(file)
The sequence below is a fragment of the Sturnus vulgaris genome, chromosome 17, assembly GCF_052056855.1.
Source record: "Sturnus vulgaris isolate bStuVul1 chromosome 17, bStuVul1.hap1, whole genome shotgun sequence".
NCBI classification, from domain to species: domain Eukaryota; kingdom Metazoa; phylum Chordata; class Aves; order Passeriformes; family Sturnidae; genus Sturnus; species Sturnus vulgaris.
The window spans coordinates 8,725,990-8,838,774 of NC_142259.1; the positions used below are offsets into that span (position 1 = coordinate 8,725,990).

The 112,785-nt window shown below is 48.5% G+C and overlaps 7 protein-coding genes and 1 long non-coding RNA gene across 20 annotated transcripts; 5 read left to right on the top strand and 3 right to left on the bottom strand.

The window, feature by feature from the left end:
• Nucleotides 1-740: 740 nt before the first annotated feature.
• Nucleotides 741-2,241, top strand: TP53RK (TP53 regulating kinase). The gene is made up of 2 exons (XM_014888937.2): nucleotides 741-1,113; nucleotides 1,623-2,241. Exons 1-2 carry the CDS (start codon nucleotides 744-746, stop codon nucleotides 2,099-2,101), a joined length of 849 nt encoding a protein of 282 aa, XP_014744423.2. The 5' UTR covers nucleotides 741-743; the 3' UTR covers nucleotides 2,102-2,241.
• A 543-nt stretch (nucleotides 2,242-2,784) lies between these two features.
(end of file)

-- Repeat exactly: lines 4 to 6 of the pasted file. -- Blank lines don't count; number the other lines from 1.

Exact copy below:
The window spans coordinates 8,725,990-8,838,774 of NC_142259.1; the positions used below are offsets into that span (position 1 = coordinate 8,725,990).

The 112,785-nt window shown below is 48.5% G+C and overlaps 7 protein-coding genes and 1 long non-coding RNA gene across 20 annotated transcripts; 5 read left to right on the top strand and 3 right to left on the bottom strand.

The window, feature by feature from the left end: